But it is coupled with the social self, as perceived by other people, and the spiritual self, the self that is closest to one core subjective experience of oneself.

So according to William James and other thinkers in the 19th century, we didn't have a single self. We had an infinite regression of selves. We had what I call in my work, Hall of Mirrors.

There is a self somewhere there, or an assemblage of self states, doesn't matter. A repertory of self states. There is a self.

And then there is this self as seen by other people, and that is the social self. And then there is this self as it is experienced by us, experienced by you, the way you experience yourself.

And that is the empirical self. It's the me. When you say me, when you say this is the experience of yourself.

So earlier thinkers in psychology made a distinction between I and me. Me is the way you experience the I. And the I is the nominative self. The self is nowhere of the self rather than the self so known.

These are the two types of self.

Why am I mentioning this?

Because it seems that the nominative self, when it observes the empirical self, does create change in the empirical self.

This is very reminiscent of quantum physics.

When we observe an elementary particle in quantum physics, we change its direction and its position and its momentum.

In order to observe an elementary particle in physics, in the world, we have to bombard it with photons, with light particles. The light particles hit upon the elementary particle that we are observing and transfer energy to it so that they change the direction, momentum and position of the particle being observed.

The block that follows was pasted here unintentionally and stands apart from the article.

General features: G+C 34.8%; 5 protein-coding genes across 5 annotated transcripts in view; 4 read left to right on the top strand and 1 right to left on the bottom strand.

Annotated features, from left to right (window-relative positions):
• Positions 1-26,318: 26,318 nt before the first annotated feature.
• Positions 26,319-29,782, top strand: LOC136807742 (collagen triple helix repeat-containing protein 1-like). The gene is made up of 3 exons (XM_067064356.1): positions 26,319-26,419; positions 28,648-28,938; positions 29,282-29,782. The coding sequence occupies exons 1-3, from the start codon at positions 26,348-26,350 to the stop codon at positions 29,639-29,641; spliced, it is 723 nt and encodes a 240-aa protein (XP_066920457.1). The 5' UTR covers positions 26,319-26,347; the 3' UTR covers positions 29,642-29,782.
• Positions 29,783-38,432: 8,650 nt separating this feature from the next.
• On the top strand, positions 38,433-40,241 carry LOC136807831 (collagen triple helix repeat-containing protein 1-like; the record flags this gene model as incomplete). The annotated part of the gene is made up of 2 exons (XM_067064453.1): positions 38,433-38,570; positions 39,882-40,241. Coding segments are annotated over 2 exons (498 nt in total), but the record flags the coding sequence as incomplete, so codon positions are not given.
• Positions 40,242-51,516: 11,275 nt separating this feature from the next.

Similarly, when the nominative self observes the empirical self, the very act of observation, the very act of self-consciousness, the very process of being self-aware, the very concept of the existence of a self, all these things, all these processes change the self.

So introspection, observing yourself, becoming self-aware, developing a self-image, a self-perception and a self-conception, they change the self.


Now what does religion do? What does spirituality do? What do mystical experiences do?

They take you outside your body. They force you to observe yourself from the outside. They encourage self-awareness, self-conception, self-consciousness.

In short, the spiritual dimension of healing and recovery enforces, enhances, buttresses, strengthens the nominative self when it observes the empirical self.

And because introspection this way becomes much more intense, much more filled with energy.

The changes that are subsequent are much stronger.

Religion, spirituality, mysticism force you into a highly intensive form of introspection by coercing you in a way to stand aside and see yourself via the gaze of an agent, for example via the gaze of God, via the gaze of some mystical principle.

Suddenly you perceive yourself from the outside and this is a tremendous impact on your empirical mind, an impact which invariably is a healthy impact as it changes you for the better, makes you stronger and more resilient.


This lecture is a time travel. I've gone back to proto-modern psychology, the psychology that just started to emerge in the 19th century, in Germany, a little later in France and Austria and at the same time in the United States.

Why am I going back that far? What's wrong with cognitive theory? What's wrong with even psychoanalytic theory? Why do I have to go 150 years back?